Two visions compete for Canada Post’s future. One rests on the notion that the post office is a “sunset industry” and its decline must be somehow managed until the day when a few more profitable branches – parcels, for example – can be lopped off and privatized. The other vision is far-sighted and more optimistic. It regards the post office, with its vast network reaching into every community across our huge nation, as a launching pad for successful innovation. In what follows, CUPW argues that the latter vision should prevail and for that reason, further reductions in delivery frequencies are neither necessary nor desirable. Reducing delivery days would damage Canada Post’s ongoing viability by undermining its ability to diversify and the cost-effectiveness of its booming parcel sector.
CUPW understands that cutting delivery days or some other form of reduced delivery may sound reasonable when mail is not arriving every day and Canada Post argues it must save money. Very recently, three other countries have experimented with some form of reduced delivery. In 2015, New Zealand announced it would switch to alternate delivery days for basic mail as part of a five-year plan to cut costs. This was despite reporting large profits (mainly as a result of its successful Kiwibank postal bank). Following a public outcry, rural residents in New Zealand continued to receive their mail five days a week, while urban residents get three. Parcels are still delivered daily. As this has been a very recent change, the results and impact of cutting delivery days in New Zealand have yet to be thoroughly documented, including the promise made by New Zealand Post at the time to maintain a 3-day service guarantee. Finland also recently cut delivery on Tuesdays, and Italy is starting to cut delivery in low-population density areas.
All these countries are tiny, compared to Canada’s enormous landmass. They would certainly be unable to deliver on promises to maintain a 3-day delivery standard if, like Canada, they stretched from Newfoundland to Vancouver Island to the high North. Cutting delivery days in the Canadian context cannot be a solution. Nor should Canadians be asked to trade daily delivery for some other form of needless cut.
Businesses of all sizes depend heavily upon time-sensitive delivery for payments and goods, and also for publicity – flyers and other promotional items. For example, the owner of a local pizza restaurant might need to send out a batch of flyers for a weekly promotion. Canada Post currently has a three-day window to deliver the pizza restaurant’s flyers. Cutting delivery days would significantly hinder the restaurant’s ability to advertise in a timely fashion and to attract customers.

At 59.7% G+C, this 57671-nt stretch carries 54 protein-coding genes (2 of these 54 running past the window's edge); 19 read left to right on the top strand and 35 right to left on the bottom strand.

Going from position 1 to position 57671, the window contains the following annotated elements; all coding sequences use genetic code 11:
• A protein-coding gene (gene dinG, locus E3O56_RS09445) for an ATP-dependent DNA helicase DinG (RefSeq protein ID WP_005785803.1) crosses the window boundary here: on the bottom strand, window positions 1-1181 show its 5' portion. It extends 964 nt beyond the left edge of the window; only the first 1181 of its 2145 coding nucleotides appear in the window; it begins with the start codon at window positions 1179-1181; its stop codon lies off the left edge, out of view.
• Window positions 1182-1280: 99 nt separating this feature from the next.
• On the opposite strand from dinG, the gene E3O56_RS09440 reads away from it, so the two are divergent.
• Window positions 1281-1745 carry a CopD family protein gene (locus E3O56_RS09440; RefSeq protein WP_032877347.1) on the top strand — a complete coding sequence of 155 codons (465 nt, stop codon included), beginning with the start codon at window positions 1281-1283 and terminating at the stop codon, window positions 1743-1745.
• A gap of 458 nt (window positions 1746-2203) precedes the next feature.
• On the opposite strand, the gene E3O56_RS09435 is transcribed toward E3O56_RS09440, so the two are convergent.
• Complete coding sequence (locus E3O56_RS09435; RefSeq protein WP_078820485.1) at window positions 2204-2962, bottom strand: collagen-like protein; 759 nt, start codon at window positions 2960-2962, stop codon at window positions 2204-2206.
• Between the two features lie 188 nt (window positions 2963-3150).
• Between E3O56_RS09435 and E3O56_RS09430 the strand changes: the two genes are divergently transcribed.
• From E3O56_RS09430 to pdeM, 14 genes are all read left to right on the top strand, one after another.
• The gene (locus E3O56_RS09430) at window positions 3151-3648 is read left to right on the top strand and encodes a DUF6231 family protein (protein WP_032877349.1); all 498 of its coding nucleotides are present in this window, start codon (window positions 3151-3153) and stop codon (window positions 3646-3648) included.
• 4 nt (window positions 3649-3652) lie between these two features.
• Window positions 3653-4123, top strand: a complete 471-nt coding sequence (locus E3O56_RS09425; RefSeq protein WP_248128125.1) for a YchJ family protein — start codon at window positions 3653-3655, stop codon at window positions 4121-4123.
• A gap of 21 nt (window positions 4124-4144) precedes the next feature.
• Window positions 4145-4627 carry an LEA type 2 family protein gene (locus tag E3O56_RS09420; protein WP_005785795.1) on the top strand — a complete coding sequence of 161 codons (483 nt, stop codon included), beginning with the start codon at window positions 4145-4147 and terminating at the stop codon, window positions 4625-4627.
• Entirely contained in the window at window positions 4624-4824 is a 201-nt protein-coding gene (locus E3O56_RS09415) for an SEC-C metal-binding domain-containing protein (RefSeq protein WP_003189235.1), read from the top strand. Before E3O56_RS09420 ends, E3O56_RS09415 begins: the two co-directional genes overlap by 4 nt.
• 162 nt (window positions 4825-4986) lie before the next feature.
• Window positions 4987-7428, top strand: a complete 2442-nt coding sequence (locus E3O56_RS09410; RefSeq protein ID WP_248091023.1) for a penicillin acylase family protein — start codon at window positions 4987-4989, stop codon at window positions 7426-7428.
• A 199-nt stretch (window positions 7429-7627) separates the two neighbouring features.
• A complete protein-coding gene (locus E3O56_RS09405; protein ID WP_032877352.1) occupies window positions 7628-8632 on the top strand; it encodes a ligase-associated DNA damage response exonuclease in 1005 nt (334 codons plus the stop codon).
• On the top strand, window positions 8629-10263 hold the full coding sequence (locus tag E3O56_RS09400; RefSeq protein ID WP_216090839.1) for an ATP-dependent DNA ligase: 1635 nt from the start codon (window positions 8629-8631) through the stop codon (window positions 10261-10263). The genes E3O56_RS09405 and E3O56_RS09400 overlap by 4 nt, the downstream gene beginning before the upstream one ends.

In the United States, the National Association of Letter Carriers (NALC) has successfully argued that six-day a week (including Saturday) delivery is good for businesses because the size of the USPS network means it can offer UPS, FedEx and Amazon “the most affordable prices for last-mile delivery service, which has been an effective and profitable partnership.
In addition, direct mailers, weekly newspapers and small businesses (such as eBay merchants) depend on Saturday delivery for invoicing, bill payments and shipping. Slowing mail service while charging the same price would be especially harmful to these mailers. According to NALC, USPS’s “own customer surveys show that 35 to 40 percent of business mailers (who account for more than 95 percent of postal revenue) want Saturday delivery. Ending that service would drive mailers to alternative delivery methods or to leave the postal system altogether. Indeed, a 2012 study showed that cutting USPS’s Saturday service would “lead to a drop in mail volume of 7.7 percent, causing a revenue loss of $5.26 billion and overwhelming a projected $3.3 billion reduction in expenses.” Cutting delivery days is clearly detrimental to the mail business.
Canada Post management is on record as saying that cutting delivery days is not an option for a crucial customer base – Canadian businesses. For example, Mary Traversy, senior vice-president of mail at Canada Post, publicly acknowledged in an interview with the Charlottetown Guardian that many businesses, particularly small and medium-sized businesses, rely upon regular daily delivery while current President and CEO Deepak Chopra has also discussed the importance of daily mail for businesses’ cash flow.
In a feedback section on its website (which has since been taken down), Canada Post published replies to many questions and concerns regarding the elimination of home mail delivery. When several members of the public suggested that delivering on only 2 or 3 days a week might be an acceptable alternative to losing their home delivery, Canada Post responded with several different versions of the same answer: